I use the combination of both deft and org-mode almost every day. If I’m doing an interview, taking notes in a meeting, keeping a personal backlog or ideas for a project, then this is what I’m using.
Deft solves the problem of where to put text files. Org-mode structures what goes into them.
Deft can be installed via emacs packaging. I configure it like this:
(when (require 'deft nil 'noerror) (setq deft-extension "org" deft-directory "~/Dropbox/Notes/" deft-text-mode 'org-mode))
I put the default folder within my Dropbox folder. This ensures notes are backed up and available on any computer where I’m using Dropbox and emacs.
Once in deft mode (
RET— open the current file
C-c C-n / C-RET— create a new file (auto named)
C-c RET— create a new file (prompt for name)
C-c C-r— rename a file
C-c C-d— delete a file
To search for a particular file, just start typing and the results are filtered in the same view.
For me, this has been near perfect for quick note taking. My current notes folder holds over 150 org files and is still fast to search.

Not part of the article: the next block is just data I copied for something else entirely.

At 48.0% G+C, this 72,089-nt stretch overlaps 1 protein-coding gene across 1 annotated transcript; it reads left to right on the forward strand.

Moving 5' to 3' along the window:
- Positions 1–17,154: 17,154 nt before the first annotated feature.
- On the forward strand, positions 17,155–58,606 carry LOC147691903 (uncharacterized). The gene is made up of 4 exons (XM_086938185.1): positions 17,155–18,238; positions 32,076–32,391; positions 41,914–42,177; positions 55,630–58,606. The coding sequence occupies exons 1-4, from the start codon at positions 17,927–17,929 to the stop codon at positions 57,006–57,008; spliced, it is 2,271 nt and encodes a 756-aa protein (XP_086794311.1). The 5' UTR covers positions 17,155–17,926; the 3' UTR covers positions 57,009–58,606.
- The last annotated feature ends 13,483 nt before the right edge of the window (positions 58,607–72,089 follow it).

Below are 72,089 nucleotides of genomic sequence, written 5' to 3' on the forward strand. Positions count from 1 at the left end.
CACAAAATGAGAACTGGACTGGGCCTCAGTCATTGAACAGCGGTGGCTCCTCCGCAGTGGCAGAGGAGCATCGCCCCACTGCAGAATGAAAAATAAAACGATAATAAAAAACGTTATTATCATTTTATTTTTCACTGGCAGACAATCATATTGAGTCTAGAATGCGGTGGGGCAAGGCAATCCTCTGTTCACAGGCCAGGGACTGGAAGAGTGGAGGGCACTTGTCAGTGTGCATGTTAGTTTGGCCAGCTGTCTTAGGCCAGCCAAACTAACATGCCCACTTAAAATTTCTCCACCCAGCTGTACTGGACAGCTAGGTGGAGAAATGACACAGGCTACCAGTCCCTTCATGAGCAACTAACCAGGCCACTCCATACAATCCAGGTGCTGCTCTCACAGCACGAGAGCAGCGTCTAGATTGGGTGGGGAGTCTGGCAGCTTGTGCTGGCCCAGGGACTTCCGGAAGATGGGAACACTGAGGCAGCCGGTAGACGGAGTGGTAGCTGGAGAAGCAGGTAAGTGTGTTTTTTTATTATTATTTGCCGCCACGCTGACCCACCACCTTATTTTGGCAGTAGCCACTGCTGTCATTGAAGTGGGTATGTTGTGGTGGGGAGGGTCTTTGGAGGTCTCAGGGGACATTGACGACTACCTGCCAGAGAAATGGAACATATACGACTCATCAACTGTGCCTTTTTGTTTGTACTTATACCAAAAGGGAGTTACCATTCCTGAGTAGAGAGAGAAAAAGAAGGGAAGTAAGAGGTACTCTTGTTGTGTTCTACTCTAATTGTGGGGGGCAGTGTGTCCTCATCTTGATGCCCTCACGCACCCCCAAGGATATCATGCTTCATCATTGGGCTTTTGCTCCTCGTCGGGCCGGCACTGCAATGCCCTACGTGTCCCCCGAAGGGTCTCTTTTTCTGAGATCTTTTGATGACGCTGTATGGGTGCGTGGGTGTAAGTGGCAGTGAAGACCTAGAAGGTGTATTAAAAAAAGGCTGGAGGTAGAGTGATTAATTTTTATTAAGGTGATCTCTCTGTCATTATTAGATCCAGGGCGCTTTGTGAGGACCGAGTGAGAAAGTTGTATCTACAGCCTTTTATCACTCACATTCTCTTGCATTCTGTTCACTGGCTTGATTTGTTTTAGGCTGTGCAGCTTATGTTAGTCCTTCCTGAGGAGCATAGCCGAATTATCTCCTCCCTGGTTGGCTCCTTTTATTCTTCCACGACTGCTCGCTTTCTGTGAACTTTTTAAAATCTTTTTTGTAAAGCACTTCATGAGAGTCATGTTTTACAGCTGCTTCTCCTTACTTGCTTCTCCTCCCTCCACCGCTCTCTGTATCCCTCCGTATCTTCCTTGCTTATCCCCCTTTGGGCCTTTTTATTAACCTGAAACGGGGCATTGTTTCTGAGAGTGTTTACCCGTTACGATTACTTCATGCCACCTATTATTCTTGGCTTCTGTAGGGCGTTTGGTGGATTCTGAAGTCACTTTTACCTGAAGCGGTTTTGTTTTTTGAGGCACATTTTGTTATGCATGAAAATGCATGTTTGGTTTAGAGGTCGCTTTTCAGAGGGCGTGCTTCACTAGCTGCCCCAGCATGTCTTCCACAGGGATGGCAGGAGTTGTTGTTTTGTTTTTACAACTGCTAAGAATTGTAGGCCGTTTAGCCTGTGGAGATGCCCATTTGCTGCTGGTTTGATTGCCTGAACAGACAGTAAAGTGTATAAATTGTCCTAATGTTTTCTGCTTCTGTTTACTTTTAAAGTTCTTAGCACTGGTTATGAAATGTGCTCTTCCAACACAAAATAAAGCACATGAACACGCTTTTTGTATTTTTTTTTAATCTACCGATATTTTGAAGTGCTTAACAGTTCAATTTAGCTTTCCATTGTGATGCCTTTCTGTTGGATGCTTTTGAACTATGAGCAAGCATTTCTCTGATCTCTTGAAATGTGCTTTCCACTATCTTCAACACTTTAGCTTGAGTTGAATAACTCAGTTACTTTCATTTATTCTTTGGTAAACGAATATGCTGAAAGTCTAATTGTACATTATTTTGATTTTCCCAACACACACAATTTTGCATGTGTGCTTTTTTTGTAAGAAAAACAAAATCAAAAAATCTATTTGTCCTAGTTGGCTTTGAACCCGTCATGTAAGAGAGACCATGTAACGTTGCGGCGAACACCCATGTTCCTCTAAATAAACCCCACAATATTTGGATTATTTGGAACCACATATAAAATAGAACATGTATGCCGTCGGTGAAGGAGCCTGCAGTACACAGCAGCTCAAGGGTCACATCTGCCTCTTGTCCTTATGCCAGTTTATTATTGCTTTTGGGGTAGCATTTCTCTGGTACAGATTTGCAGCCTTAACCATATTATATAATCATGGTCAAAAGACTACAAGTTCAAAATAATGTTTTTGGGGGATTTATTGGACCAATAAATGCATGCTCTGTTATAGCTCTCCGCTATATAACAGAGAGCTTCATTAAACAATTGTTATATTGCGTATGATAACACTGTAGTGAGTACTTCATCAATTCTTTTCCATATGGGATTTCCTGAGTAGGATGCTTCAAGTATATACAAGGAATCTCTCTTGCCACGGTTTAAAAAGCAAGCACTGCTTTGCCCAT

When sharing notes from meetings with others, I use org-mode’s export feature
C-c C-e A), then highlight the part I want, and send it to the clipboard (
pbcopy) to paste into email.
Getting a solid system for note taking in emacs has helped with how often I use the same text editor. This was also part of my motivation of migrating my blog to text files (although markdown formatted).
To launch emacs from the command line with deft mode open, I set the following alias:
alias de="emacs --eval '(deft)'"
Often I have similar formats for things like notes, minutes or interviews. To avoid lots of typing, I use yasnippet to create templates.
For some examples, see my dotfiles.